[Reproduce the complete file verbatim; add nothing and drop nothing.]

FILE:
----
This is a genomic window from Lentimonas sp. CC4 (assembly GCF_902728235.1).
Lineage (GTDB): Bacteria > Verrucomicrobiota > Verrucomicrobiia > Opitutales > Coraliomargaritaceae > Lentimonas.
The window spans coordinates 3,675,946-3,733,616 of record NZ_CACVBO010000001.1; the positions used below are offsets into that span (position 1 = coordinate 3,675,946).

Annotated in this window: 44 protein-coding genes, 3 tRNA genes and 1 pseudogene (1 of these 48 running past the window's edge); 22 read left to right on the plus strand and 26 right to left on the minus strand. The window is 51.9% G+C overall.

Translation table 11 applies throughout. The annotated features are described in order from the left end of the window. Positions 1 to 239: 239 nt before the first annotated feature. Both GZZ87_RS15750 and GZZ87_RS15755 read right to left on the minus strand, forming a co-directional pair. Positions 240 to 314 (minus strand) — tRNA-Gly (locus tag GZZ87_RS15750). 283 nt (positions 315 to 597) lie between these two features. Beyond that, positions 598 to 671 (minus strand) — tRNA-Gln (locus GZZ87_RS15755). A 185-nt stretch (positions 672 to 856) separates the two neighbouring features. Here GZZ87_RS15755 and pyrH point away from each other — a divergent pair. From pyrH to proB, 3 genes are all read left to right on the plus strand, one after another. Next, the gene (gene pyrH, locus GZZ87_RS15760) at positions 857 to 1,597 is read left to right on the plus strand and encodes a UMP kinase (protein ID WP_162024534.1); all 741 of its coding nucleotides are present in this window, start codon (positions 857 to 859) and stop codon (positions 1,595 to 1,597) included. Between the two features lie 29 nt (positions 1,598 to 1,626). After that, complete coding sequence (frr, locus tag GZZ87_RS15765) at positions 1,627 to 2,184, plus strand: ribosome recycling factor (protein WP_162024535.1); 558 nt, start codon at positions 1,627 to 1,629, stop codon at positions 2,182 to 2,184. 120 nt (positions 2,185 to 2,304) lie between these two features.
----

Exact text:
This is a genomic window from Lentimonas sp. CC4 (assembly GCF_902728235.1).
Lineage (GTDB): Bacteria > Verrucomicrobiota > Verrucomicrobiia > Opitutales > Coraliomargaritaceae > Lentimonas.
The window spans coordinates 3,675,946-3,733,616 of record NZ_CACVBO010000001.1; the positions used below are offsets into that span (position 1 = coordinate 3,675,946).

Annotated in this window: 44 protein-coding genes, 3 tRNA genes and 1 pseudogene (1 of these 48 running past the window's edge); 22 read left to right on the plus strand and 26 right to left on the minus strand. The window is 51.9% G+C overall.

Translation table 11 applies throughout. The annotated features are described in order from the left end of the window. Positions 1 to 239: 239 nt before the first annotated feature. Both GZZ87_RS15750 and GZZ87_RS15755 read right to left on the minus strand, forming a co-directional pair. Positions 240 to 314 (minus strand) — tRNA-Gly (locus tag GZZ87_RS15750). 283 nt (positions 315 to 597) lie between these two features. Beyond that, positions 598 to 671 (minus strand) — tRNA-Gln (locus GZZ87_RS15755). A 185-nt stretch (positions 672 to 856) separates the two neighbouring features. Here GZZ87_RS15755 and pyrH point away from each other — a divergent pair. From pyrH to proB, 3 genes are all read left to right on the plus strand, one after another. Next, the gene (gene pyrH, locus GZZ87_RS15760) at positions 857 to 1,597 is read left to right on the plus strand and encodes a UMP kinase (protein ID WP_162024534.1); all 741 of its coding nucleotides are present in this window, start codon (positions 857 to 859) and stop codon (positions 1,595 to 1,597) included. Between the two features lie 29 nt (positions 1,598 to 1,626). After that, complete coding sequence (frr, locus tag GZZ87_RS15765) at positions 1,627 to 2,184, plus strand: ribosome recycling factor (protein WP_162024535.1); 558 nt, start codon at positions 1,627 to 1,629, stop codon at positions 2,182 to 2,184. 120 nt (positions 2,185 to 2,304) lie between these two features.